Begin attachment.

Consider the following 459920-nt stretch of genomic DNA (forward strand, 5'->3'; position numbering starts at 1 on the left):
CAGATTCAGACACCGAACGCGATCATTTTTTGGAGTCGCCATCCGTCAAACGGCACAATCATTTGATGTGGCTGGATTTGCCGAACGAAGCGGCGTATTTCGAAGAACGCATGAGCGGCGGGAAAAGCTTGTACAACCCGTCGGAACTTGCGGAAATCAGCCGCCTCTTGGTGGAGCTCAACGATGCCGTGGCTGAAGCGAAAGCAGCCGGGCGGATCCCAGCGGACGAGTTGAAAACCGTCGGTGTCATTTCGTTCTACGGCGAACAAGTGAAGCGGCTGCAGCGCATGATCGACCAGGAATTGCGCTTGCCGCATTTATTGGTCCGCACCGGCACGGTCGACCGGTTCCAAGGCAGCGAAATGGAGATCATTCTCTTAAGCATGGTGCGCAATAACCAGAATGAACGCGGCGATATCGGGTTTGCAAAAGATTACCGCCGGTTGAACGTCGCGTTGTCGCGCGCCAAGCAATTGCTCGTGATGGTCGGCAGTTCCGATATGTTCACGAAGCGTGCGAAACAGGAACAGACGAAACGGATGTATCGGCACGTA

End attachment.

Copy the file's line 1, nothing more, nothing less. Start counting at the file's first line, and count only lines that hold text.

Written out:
Consider the following 459920-nt stretch of genomic DNA (forward strand, 5'->3'; position numbering starts at 1 on the left):